The history of the Impressionists

The history of the Impressionists

The history of Impressionism is a tale of a radical departure from tradition, a new way of seeing the world, and a revolutionary art movement that would forever change the landscape of art. In the latter half of the 19th century, a group of young painters in France began to challenge the rigid conventions of the day, setting the stage for what would become one of the most influential art movements in history.

Breaking from Convention

Impressionism emerged in Paris in the 1860s, a period of significant social, political, and cultural change. The movement arose as a reaction against the strict rules and formulaic subjects of academic painting endorsed by the powerful French art establishment, the Académie des Beaux-Arts.

Traditional art at the time emphasized well-finished, highly detailed works, often with historical or mythological themes, and favored techniques that concealed brushstrokes to create a smooth, almost photographic finish. These works were regularly exhibited at the official Salon, the annual or biennial art exhibition in Paris that held the key to an artist's reputation and financial success.

The Birth of Impressionism

The term "Impressionism" is derived from the title of a Claude Monet painting, "Impression, Soleil Levant" (Impression, Sunrise), exhibited in 1874. The term was coined in a satirical review by Louis Leroy, who intended it as a term of derision; however, Monet and his peers embraced the term, and it quickly became the name of the movement that they would lead.

Impressionist artists, including Monet, Edgar Degas, Pierre-Auguste Renoir, Camille Pissarro, and Mary Cassatt, were united not by a single aesthetic philosophy but by their independent spirit and desire to capture modern life by depicting scenes of contemporary society. They sought to convey the sensations of the world around them—the light, color, and movement—rather than a detailed, fixed representation.

Characteristics and Techniques

Impressionists abandoned the confines of the studio, painting en plein air (outdoors) to directly capture the transient effects of light and atmosphere, which were essential to the movement. They painted with rapid, loose brushstrokes, and instead of mixing colors on a palette, they applied unblended primary and secondary colors directly onto the canvas in dots and dashes. This method of painting required viewers to mix the colors visually from a distance, a technique that caused a vibration and shimmering effect, capturing the impressions of a scene.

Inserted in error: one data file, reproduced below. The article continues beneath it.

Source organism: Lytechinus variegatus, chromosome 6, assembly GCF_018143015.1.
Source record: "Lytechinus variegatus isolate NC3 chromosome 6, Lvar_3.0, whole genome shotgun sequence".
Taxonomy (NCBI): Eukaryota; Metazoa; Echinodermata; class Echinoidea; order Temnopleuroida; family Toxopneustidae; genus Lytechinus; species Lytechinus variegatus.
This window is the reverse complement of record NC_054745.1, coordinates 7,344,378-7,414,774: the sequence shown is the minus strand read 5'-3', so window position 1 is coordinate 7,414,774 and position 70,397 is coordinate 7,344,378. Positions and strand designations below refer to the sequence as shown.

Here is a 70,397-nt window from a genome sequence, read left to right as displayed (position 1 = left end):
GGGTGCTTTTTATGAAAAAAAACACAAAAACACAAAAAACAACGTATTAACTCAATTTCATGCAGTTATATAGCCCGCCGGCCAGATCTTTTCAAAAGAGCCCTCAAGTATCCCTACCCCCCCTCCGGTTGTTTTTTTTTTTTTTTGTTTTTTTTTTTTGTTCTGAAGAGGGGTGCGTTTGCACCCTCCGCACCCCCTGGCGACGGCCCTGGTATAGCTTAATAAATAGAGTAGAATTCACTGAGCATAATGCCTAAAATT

The Struggle for Recognition

The impressionists faced harsh criticism from the artistic establishment. The textures of their brushwork, the unfinished appearance of their paintings, and their unusual angles and compositions were not accepted by the Salon, leading many impressionist artists to struggle financially. In defiance, they decided to set up their own exhibitions. The first independent exhibition of Impressionist art took place in 1874 and was the beginning of what would be a series of eight shows from 1874 to 1886, which brought the movement to a wider audience.

The Evolution and Influence of Impressionism

By the early 1880s, Impressionism was gaining acceptance. As its original members started to explore individual paths, it gave way to various Post-Impressionist movements. Artists such as Paul Cézanne, Vincent van Gogh, and Paul Gauguin began to develop their own unique styles, pushing the boundaries of Impressionism's focus on surface impressions. They explored more structured compositions, symbolism, and the emotional power of colors and form.

The Legacy of Impressionism

The legacy of Impressionism is monumental. It represents the beginning of modern art and set a precedent for future artists to move away from traditional methods and subject matters. The movement democratized subject matter, removing the hierarchy that valued historical and mythological subjects over landscapes and scenes of daily life. It also laid the groundwork for successive generations of artists, influencing movements such as Fauvism, Cubism, and Abstract Expressionism.


The Impressionists' history is characterized by an artistic rebellion, a pursuit of freshness and immediacy, and a desire to capture the feeling of a moment in time. Through their innovations in painting techniques, perspectives, and subject matter, they reshaped the art world and left a lasting impact on how we appreciate the visual world. Today, Impressionist paintings are among the most beloved and sought-after artworks, a testament to the enduring appeal of this revolutionary art movement.